Highly recommended.

Ruta Arellano

A review copy was received from the publisher.

Not Dead Enough

Not Dead Enough, the fourth book in the Cal Claxton Oregon Mystery series will be released by Poisoned Pen Press on June 7, 2016.

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Life in the Slow Lane

All Men Fear Me

All Men Fear Me: An Alafair Tucker Mystery by Donis Casey (Poisoned Pen Press, $26.95, 302 pages)

Well, now, Charlie, just because I disapprove of this war doesn’t mean I’m a traitor. I think of myself as a patriot, and a patriot of the real kind. This is my big, messy country. I love it. I want for it to be the best country there is. If it suffer ills, I want to cure them. I want for every citizen to enjoy all its rights and privileges, and I believe it is my duty to try and help that happen.

One part history lesson, one part family drama and two parts man’s inhumanity to man is the recipe for Donis Casey’s eighth installment of life in rural Oklahoma in 1917. Alafair Tucker is the center of her large family – 10 children ranging in age from 25 to four years of age, husband Shaw, and her brother Robin. Robin, a labor organizer, is visiting after being away for ten years. The rabid fans of war and nationalism in the small town of Boynton view Robin’s organizing efforts as Socialist-leaning and contrary to the ways of true Americans.

The country has recently entered World War I and a draft has been set in place to raise an army. Alafair is trying mightily to balance her love of her brother with the fervent longings of her 16-year-old son, Charlie, who desperately wants to enlist in the military. The townspeople of Boynton are divided between being suspicious of anyone perceived as “foreign” and their loyalty to long-time friends and neighbors. Kurt Lukenbach, a naturalized U.S. citizen born in Germany is married to one of Alafair’s daughters. The more rabid patriots in town regard Kurt with suspicion and hostility.

There is trouble all around in Oklahoma. It’s as though the wood for a fire has been laid and along comes a man with a can of gasoline and a match to hasten the process. The stranger in the bowler hat who arrives in town at the start of the story is literally the catalyst that brings latent hate and fear to a flash point.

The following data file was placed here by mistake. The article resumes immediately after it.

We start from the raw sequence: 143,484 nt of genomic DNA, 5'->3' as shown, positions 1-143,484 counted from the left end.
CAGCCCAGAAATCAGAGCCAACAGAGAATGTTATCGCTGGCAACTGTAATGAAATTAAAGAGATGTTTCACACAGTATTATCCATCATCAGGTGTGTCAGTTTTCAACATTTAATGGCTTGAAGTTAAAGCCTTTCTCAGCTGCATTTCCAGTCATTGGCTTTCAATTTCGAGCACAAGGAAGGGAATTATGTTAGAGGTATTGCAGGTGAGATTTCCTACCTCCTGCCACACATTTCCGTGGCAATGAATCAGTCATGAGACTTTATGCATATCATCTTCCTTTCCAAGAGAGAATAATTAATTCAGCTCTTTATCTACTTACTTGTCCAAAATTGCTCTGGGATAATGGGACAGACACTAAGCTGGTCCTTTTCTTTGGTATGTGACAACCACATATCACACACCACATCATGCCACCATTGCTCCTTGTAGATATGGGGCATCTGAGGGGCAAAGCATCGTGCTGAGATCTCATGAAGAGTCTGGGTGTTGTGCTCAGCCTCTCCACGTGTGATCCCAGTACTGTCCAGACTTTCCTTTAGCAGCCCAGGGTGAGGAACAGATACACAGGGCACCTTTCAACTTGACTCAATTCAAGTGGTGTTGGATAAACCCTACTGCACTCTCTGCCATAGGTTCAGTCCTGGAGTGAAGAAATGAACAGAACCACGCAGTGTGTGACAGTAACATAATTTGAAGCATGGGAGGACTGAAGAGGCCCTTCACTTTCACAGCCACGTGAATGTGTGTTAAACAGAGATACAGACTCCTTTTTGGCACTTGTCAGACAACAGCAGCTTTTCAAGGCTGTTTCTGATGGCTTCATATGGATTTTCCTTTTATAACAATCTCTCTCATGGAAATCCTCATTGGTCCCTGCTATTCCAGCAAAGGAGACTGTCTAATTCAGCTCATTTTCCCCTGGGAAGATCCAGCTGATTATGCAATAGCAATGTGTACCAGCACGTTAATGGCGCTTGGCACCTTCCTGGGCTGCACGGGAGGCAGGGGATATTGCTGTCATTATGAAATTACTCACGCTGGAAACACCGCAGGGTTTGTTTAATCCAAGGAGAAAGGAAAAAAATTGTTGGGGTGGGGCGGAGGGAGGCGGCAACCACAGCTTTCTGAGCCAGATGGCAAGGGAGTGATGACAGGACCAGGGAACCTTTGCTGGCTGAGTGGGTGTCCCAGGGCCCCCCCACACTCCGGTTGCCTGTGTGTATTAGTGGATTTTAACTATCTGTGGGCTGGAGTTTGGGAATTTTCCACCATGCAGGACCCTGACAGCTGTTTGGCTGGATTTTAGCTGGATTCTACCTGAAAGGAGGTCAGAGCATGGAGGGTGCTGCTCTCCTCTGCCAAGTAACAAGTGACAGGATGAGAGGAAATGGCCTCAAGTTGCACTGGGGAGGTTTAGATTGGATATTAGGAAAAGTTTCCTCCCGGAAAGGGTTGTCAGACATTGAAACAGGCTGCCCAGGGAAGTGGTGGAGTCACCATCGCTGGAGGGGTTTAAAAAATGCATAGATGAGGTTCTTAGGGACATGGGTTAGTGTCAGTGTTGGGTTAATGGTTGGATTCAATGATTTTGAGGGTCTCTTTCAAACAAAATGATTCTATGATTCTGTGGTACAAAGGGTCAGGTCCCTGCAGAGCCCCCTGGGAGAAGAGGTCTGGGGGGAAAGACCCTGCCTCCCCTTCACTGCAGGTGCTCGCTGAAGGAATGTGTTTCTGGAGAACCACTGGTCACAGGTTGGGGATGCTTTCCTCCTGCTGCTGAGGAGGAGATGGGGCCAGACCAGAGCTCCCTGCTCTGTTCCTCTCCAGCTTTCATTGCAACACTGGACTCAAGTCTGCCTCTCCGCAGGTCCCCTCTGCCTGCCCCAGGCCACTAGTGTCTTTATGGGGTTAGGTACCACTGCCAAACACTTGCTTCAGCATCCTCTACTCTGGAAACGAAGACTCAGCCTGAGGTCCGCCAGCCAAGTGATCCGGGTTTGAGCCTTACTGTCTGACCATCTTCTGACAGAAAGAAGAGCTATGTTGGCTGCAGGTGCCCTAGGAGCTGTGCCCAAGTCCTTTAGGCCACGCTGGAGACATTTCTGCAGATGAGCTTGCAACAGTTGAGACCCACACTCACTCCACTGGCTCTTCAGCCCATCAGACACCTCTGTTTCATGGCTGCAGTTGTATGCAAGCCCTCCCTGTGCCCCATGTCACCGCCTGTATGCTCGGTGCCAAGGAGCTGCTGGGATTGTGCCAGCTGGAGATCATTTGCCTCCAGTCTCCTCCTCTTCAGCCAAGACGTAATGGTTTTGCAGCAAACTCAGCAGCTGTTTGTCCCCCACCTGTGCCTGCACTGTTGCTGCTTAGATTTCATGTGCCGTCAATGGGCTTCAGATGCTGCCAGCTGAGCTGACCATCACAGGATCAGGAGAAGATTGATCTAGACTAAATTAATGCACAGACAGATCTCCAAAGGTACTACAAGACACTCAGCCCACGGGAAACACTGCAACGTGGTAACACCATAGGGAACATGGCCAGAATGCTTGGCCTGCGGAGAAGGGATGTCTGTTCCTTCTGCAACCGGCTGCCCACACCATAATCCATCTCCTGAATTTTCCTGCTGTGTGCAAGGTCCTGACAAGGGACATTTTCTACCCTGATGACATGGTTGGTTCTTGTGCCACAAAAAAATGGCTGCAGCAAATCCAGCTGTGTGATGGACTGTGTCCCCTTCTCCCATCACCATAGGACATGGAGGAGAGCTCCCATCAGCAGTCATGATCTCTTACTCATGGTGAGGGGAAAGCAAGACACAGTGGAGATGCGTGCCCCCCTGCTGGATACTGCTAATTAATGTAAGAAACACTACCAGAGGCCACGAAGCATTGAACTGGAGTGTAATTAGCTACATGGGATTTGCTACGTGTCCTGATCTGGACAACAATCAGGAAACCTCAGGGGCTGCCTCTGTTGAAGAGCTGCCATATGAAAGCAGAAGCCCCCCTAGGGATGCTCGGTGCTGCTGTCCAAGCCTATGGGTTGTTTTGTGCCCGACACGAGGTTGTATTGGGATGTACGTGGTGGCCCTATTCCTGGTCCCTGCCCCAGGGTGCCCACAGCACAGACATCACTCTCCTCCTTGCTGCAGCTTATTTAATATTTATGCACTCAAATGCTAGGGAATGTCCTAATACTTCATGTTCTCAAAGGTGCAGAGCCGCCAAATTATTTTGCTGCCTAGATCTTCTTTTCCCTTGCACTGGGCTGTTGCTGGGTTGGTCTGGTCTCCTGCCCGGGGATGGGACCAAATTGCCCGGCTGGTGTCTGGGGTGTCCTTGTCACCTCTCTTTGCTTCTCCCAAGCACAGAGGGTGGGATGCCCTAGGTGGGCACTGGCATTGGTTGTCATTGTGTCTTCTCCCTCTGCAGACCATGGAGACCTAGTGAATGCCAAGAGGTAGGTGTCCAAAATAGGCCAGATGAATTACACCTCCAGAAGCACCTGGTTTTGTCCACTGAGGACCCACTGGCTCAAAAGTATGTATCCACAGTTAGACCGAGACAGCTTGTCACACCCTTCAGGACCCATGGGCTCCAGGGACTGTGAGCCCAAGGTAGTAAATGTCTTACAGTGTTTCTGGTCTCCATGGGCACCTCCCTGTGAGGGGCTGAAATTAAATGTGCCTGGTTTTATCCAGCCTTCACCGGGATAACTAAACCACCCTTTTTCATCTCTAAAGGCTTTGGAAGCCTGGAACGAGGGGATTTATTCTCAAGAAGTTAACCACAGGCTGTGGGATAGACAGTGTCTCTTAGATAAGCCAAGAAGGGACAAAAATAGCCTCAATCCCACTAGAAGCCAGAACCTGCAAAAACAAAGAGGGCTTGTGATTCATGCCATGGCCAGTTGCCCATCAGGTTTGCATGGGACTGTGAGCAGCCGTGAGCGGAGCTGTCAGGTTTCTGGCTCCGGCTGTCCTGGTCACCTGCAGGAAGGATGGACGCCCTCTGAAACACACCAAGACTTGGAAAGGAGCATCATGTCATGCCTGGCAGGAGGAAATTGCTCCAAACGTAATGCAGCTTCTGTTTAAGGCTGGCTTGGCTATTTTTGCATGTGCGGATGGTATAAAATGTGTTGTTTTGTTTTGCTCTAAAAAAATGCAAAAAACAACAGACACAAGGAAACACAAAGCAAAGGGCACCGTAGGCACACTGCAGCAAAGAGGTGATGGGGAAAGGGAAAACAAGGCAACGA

Author Casey takes her sweet time setting up the action in this book. Although it is considered a mystery novel, it is more of a history lesson with a covert mystery imbedded within the text. Readers who enjoy a slowly paced and thoroughly detailed story will enjoy this installment of the Tucker family goings on.

As with many books that feature the daily diet of the characters, All Men Fear Me has at the back several recipes featured in the story. Additionally, a calendar of the war rules pertaining to food is listed for readers who curiously enjoy details with their murders.

Recommended to readers fond of life in the slow lane.

Ruta Arellano

A review copy was provided by the publisher. This book was released on November 3, 2015.

You can read a review of Hell With The Lid Blown Off: An Alafair Tucker Mystery here:

https://josephsreviews.wordpress.com/2014/06/17/were-off-to-see-the-wizard/

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The Reflex

Lasers, Wi-Fi and Bribes, Oh my!

The Enemy Inside 2

The Enemy Inside: A Paul Madriani Novel by Steve Martini (William Morrow, $27.99, 384 pages)

Cars were stopped on the road ahead of her. Ana didn’t care. She drove up onto the sidewalk to get around them. She kept going, one eye on the bleeping signal still emitting on her laptop as she approached the location.

Steve Martini outdoes himself in this, the 16th Paul Madriani novel. Paul and his law partner, Harry Hinds, have been keeping a low profile in recent years. Running from a drug lord who they brought to justice was only half of the problem. Their client base of criminal defendants thinned out when the cops called Madriani and Hines crime fighting heroes. Paul’s daughter, Sarah, asks her dad to represent her friend, Alex Ives, is a seemingly odd DUI vehicular manslaughter case. Paul eagerly gets right to work.

Each time Alex tries to remember just what happened prior to waking up in the desert next to his parent’s burned out car and the wrecked car containing a dead mystery woman, another piece of the puzzle is revealed. Readers who enjoy high tech trickery mixed with politics and murder for hire will thoroughly enjoy this book. Author Martini includes ample background on how national political deals are made inside the Washington, D.C. beltway. When he adds the latest advances in weaponry and electronics, the mix is compelling.

Even long-time Madriani fans will not be able to figure out the twists and turns that lead to the very satisfying conclusion.

Well recommended.

Ruta Arellano

A review copy was provided by the publisher.

The Enemy Inside

The Enemy Inside will be released as a mass market paperback (William Morrow, $9.99, 515 pages) on December 29, 2015.